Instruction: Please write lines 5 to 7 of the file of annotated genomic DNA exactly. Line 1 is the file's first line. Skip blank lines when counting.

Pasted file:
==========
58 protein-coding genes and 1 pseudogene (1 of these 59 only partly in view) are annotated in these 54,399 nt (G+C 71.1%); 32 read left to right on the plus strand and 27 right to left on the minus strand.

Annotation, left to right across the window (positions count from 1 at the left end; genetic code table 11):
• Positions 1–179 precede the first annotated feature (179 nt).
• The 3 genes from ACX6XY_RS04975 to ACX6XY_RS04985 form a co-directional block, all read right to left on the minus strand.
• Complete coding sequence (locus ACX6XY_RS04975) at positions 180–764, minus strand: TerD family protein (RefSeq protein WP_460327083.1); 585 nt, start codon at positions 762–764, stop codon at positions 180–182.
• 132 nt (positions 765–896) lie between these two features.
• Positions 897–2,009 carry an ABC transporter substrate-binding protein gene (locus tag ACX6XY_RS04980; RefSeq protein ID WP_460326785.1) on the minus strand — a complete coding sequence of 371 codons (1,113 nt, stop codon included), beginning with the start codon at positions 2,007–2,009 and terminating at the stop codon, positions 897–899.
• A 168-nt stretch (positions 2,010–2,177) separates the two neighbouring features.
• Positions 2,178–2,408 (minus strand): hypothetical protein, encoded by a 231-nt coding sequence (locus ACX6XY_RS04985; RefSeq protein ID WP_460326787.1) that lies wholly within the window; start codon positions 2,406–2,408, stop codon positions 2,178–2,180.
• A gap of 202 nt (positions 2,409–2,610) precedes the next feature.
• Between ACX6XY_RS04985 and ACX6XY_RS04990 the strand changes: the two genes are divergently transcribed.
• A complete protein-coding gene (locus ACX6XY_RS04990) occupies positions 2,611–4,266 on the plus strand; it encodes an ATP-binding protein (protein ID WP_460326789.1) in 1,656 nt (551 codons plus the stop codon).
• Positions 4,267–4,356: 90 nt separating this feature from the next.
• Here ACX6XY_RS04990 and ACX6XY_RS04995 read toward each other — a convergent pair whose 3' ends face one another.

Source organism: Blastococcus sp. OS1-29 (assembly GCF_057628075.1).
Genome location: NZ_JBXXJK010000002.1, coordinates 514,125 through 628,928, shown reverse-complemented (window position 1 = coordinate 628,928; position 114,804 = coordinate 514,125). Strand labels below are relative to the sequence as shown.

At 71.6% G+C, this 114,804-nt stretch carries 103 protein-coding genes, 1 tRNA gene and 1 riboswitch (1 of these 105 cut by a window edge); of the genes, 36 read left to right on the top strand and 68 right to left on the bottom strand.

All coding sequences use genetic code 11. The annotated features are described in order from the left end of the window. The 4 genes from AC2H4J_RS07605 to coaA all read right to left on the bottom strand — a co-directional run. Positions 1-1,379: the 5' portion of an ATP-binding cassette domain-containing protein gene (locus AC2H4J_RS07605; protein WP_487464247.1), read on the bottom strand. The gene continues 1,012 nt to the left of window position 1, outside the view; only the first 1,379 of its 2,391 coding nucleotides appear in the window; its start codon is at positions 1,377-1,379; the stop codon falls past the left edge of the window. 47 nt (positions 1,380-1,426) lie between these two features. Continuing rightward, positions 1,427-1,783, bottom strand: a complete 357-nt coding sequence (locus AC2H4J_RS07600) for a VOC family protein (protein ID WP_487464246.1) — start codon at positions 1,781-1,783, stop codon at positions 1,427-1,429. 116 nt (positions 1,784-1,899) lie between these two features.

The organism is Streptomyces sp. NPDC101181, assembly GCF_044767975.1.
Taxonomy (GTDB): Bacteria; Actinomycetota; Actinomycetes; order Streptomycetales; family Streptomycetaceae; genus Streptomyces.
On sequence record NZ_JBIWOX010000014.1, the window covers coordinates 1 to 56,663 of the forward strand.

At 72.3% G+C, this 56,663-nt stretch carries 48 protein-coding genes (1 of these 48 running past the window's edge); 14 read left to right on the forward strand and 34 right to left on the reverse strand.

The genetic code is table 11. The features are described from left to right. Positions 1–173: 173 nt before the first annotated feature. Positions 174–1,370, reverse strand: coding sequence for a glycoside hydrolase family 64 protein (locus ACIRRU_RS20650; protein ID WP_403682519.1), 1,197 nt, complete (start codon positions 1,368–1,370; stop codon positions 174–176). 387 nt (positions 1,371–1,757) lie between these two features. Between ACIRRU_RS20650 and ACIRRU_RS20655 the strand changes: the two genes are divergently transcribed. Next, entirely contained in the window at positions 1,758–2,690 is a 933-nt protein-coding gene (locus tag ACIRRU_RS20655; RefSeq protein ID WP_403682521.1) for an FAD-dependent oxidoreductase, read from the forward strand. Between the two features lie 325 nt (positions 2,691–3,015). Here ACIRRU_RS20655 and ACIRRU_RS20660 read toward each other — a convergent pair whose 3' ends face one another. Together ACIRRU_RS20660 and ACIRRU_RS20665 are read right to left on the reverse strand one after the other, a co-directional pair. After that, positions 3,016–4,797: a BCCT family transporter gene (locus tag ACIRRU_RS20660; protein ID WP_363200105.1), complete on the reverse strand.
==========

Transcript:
• Complete coding sequence (locus ACX6XY_RS04975) at positions 180–764, minus strand: TerD family protein (RefSeq protein WP_460327083.1); 585 nt, start codon at positions 762–764, stop codon at positions 180–182.
• 132 nt (positions 765–896) lie between these two features.
• Positions 897–2,009 carry an ABC transporter substrate-binding protein gene (locus tag ACX6XY_RS04980; RefSeq protein ID WP_460326785.1) on the minus strand — a complete coding sequence of 371 codons (1,113 nt, stop codon included), beginning with the start codon at positions 2,007–2,009 and terminating at the stop codon, positions 897–899.